This week, I had the privilege to watch the United States soccer team compete in the World Cup. Every four years, the world’s best teams after a long qualifying campaign come together to determine a champion. Many spiritual lessons can be learned from watching sports and one lesson stands out to me from the World Cup: strategy matters.
We could talk about formations and styles of play, but one strategy stands out as perhaps the most important: having the right players on the field at the right time. And the lessons of the World Cup easily carry over to the church world. Let’s look at a few key ideas.
1. Most players play the whole 90-plus minutes of the game. They have to pace themselves so they endure. So it is in the Body of Christ. We have to run a steady race, knowing when to press forward with an initiative or lean back, defending truth and resting for the next attack. There is a danger in soccer, though, with leaning back too much. Your opponent is trained to spot when we lean back and is developing a creative counterattack. So the players who play all 90 plus minutes must be fit beforehand. We must know the Word and stay spiritually fit. Leaning back too much ultimately defeats the purpose, which is scoring goals (or to Christians, reaching the goals God has for us.
2. Some players come in at halftime or shortly thereafter. These players explore new tactics or shore up spots where others are failing. In the Church, these people could be traveling ministers or professionals who bring a specific gift to the table. They won’t always be at your church, but when they are, they spur the existing members to service. They inspire great passion and fuel projects.
3. Next, you have the last-minute subs. These players bring a spark to a tiring team. In the church, these are your encouragers and the next generation. Don’t begrudge them the opportunity to run with a dream. As they come on the field, you may think you have to tell them everything to watch for, but remember they have been watching the whole game from a more distant perspective and may have picked up on things you couldn’t see because you were focused on your assignment. Also, these players have probably heard all the coach’s instructions very clearly since they are next to him; they are there to breathe new life.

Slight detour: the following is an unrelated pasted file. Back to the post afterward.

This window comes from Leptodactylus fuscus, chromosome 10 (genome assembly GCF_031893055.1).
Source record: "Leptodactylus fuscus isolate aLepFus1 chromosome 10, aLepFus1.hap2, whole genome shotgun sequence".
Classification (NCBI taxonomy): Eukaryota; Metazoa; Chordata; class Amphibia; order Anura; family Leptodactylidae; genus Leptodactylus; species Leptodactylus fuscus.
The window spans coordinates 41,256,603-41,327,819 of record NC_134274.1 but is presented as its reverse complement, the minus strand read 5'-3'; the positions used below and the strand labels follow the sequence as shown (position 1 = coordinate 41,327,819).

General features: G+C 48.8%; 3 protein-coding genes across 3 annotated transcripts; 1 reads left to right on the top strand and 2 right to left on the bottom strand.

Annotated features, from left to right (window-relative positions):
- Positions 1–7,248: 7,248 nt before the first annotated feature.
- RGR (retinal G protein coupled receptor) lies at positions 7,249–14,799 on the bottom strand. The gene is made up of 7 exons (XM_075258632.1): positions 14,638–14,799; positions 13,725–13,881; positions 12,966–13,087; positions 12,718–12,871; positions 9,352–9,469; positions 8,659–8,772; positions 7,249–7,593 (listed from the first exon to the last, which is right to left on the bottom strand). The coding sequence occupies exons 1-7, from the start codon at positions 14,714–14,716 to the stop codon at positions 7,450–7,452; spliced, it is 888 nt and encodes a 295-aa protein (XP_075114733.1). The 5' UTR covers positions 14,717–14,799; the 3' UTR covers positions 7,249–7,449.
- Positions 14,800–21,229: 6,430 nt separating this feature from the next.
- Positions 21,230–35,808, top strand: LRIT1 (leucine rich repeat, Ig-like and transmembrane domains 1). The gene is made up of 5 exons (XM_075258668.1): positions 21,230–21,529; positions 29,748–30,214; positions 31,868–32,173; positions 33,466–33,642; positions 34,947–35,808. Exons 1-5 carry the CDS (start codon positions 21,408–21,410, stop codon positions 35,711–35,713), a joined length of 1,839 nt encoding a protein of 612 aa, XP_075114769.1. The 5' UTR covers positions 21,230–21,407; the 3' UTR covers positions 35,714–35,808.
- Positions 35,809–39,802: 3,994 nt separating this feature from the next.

4. And lastly, what do you do with the player that didn’t play? The coach has seen fit to include them in the squad so they have talent. But maybe the coach is saving them for emergency use or having them watch the action before going in next game. Maybe they are an older player who provides leadership from the sidelines but tires easily in game action. Whatever the reason they are sitting, get them engaged. Get them excited. Get them ready.
So in conclusion, the point I’m trying to make with all this soccer talk is simply this: everyone has a role to play and if we are to succeed as the Body of Christ, we must all be ready to fulfill our destiny. Leaders, do not let anyone think that it is OK to sit back and do nothing. Conversely, make those who have sideline support roles feel valued and empower them for success in whatever ministry God is calling them to. And church, we don’t all have to be superstars. We are God’s team and if we all know our roles, we will reach our greatest goal, which is when the whole world knows that Jesus loves them and has a great plan for their lives.